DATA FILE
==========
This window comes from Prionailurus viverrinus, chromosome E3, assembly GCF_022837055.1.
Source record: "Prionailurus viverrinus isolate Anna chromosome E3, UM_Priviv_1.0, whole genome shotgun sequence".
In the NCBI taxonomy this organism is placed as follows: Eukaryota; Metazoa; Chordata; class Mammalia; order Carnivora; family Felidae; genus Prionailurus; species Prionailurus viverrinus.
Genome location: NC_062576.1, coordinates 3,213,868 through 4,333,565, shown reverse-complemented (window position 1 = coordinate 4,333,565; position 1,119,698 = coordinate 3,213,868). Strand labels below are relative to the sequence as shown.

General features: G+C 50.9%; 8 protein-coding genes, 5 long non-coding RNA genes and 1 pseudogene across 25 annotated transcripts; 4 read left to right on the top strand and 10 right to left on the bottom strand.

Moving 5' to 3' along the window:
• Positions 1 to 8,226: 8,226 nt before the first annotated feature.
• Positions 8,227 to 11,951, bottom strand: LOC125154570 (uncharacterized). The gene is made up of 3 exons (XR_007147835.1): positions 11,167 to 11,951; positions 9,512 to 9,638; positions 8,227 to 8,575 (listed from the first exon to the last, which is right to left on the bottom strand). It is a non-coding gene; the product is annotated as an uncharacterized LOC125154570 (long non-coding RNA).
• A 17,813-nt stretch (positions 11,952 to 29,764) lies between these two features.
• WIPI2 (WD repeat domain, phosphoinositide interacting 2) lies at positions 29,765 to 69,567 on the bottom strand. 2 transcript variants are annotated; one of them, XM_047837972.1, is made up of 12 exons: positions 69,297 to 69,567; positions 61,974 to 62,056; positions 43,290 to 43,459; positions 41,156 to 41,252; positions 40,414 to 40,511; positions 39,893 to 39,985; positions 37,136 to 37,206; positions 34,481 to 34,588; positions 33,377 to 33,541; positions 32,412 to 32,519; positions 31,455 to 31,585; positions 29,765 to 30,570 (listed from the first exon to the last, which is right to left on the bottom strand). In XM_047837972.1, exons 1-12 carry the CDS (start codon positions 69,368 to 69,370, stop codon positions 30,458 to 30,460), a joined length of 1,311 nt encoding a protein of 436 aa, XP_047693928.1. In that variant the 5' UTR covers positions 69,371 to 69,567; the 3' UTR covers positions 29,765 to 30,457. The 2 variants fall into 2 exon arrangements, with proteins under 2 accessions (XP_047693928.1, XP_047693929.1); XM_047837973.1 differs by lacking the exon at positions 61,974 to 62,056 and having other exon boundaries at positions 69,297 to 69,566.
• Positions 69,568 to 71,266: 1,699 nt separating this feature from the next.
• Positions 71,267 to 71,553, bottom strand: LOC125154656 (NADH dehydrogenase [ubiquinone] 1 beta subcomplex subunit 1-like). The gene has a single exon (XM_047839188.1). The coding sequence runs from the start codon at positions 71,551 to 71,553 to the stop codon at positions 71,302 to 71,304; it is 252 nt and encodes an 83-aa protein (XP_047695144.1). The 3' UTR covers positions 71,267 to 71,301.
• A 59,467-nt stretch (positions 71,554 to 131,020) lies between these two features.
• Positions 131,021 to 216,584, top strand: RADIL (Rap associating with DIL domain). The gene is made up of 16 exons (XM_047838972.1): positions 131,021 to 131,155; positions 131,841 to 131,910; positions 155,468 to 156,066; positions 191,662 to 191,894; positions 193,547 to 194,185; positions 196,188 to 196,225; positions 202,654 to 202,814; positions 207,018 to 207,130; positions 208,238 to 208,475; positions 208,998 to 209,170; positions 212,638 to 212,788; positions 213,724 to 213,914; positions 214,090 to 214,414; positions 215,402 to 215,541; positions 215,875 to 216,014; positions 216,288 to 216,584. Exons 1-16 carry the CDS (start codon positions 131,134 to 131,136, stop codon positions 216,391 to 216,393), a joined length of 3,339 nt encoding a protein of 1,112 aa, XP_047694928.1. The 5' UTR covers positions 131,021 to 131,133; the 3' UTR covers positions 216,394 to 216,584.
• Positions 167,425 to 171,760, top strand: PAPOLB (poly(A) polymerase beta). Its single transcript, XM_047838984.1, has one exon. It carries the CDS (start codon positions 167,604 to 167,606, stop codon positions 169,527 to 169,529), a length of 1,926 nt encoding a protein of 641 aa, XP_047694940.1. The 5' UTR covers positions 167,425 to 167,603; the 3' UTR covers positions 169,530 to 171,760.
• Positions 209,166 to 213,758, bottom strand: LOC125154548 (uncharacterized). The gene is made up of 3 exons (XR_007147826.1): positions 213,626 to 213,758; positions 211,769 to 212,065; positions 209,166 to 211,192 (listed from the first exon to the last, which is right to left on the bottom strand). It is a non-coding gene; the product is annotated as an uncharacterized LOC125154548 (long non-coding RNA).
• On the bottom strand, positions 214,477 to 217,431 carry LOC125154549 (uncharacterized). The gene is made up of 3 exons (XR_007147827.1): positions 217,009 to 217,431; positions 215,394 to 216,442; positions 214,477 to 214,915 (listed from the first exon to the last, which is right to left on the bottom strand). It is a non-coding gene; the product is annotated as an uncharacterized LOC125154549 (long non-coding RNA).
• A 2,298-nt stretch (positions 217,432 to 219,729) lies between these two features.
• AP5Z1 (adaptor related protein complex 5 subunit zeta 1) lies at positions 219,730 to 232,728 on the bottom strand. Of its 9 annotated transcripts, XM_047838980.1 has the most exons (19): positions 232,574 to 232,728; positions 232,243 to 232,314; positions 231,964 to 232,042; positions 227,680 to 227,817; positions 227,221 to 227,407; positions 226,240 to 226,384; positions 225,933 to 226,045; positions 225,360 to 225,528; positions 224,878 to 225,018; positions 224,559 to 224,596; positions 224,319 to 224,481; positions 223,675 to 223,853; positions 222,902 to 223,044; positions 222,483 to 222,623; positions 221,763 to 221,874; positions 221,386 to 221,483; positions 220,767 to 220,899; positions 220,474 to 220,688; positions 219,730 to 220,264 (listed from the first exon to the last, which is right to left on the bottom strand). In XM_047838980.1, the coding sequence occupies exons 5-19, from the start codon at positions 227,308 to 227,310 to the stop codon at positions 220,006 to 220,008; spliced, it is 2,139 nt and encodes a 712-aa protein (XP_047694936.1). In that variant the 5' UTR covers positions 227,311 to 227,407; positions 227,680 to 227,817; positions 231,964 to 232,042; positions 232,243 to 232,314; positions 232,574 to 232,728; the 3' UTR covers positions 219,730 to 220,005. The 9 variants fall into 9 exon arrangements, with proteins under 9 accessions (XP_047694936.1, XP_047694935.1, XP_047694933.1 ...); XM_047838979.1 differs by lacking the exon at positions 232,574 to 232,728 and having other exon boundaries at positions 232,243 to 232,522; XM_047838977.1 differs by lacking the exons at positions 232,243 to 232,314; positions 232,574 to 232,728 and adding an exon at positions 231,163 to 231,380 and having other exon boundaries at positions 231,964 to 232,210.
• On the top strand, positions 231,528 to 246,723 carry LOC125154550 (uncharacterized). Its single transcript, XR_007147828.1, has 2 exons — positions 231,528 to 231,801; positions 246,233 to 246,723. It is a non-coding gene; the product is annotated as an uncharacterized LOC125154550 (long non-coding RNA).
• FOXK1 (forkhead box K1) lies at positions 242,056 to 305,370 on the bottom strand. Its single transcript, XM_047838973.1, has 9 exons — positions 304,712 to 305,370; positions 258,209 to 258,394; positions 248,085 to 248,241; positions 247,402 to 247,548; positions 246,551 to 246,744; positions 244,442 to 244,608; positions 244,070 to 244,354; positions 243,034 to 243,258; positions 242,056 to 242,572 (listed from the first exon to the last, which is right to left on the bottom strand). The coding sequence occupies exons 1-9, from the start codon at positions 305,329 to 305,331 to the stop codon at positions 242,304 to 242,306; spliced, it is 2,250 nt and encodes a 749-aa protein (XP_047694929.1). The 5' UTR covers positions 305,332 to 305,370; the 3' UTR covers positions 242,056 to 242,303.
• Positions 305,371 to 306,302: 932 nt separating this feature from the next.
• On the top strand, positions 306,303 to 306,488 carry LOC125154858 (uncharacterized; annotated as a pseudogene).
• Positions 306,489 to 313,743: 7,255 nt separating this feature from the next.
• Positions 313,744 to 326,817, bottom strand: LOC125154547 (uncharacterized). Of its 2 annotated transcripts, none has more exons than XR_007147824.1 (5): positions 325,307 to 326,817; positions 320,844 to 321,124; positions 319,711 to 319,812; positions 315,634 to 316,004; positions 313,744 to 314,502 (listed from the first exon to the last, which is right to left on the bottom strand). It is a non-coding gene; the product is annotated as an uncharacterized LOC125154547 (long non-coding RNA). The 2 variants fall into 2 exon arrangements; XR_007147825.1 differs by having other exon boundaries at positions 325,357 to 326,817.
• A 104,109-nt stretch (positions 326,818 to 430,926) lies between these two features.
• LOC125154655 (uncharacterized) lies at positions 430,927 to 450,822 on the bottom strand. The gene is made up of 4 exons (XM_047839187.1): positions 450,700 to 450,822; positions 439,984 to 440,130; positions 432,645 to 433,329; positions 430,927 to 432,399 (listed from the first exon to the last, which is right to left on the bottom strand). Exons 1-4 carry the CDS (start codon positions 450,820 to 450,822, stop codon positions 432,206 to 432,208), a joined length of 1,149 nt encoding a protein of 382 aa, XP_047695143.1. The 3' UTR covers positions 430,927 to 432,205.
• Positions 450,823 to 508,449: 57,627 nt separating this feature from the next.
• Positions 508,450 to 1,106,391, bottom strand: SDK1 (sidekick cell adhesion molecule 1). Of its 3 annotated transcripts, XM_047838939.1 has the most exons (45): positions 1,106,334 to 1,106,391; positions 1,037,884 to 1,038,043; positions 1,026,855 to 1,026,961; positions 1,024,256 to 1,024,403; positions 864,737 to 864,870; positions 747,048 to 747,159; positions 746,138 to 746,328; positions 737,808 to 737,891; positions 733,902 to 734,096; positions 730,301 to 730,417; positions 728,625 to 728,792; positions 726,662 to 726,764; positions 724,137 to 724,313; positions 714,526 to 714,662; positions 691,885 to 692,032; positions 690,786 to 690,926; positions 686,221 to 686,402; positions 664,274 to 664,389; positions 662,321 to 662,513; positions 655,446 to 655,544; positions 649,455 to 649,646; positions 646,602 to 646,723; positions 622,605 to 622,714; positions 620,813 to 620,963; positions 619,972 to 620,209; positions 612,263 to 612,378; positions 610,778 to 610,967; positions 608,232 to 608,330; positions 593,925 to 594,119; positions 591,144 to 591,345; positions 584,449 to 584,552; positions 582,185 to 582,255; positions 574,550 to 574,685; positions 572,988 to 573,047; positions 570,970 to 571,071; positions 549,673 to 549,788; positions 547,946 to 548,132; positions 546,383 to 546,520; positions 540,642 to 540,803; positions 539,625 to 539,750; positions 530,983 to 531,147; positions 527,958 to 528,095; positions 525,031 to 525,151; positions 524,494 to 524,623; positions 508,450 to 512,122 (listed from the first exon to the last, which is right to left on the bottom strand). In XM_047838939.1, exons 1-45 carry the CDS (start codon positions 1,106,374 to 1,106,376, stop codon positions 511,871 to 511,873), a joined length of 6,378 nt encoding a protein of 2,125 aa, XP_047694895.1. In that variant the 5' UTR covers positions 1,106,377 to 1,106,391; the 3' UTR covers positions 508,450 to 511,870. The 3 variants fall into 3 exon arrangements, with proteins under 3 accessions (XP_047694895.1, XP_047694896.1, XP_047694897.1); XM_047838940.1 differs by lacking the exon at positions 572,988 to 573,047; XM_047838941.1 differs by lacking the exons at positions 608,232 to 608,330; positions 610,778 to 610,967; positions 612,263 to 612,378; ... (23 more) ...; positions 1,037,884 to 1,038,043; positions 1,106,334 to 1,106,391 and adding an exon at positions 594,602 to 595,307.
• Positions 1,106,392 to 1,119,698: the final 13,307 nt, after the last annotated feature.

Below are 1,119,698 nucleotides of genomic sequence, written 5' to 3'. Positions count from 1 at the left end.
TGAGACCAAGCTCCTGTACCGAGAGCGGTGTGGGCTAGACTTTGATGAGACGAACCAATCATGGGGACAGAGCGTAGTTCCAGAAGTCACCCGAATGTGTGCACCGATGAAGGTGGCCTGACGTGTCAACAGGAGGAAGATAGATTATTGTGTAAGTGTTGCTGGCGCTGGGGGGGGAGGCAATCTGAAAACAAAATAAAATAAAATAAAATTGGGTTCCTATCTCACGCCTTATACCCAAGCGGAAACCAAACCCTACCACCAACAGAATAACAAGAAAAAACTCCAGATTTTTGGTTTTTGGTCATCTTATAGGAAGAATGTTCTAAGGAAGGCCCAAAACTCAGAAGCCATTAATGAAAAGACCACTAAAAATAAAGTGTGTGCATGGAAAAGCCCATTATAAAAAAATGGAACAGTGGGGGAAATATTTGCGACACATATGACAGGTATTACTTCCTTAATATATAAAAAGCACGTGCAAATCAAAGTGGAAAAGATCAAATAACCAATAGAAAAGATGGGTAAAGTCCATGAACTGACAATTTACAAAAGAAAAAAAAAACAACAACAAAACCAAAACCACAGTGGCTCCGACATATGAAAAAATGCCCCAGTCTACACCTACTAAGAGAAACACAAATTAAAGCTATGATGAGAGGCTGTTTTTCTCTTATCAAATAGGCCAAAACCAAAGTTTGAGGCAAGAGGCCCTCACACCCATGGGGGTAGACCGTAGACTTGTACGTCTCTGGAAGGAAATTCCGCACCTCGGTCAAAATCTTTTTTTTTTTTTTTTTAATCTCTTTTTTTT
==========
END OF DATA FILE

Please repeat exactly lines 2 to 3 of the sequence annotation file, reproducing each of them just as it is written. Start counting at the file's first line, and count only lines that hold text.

Source record: "Prionailurus viverrinus isolate Anna chromosome E3, UM_Priviv_1.0, whole genome shotgun sequence".
In the NCBI taxonomy this organism is placed as follows: Eukaryota; Metazoa; Chordata; class Mammalia; order Carnivora; family Felidae; genus Prionailurus; species Prionailurus viverrinus.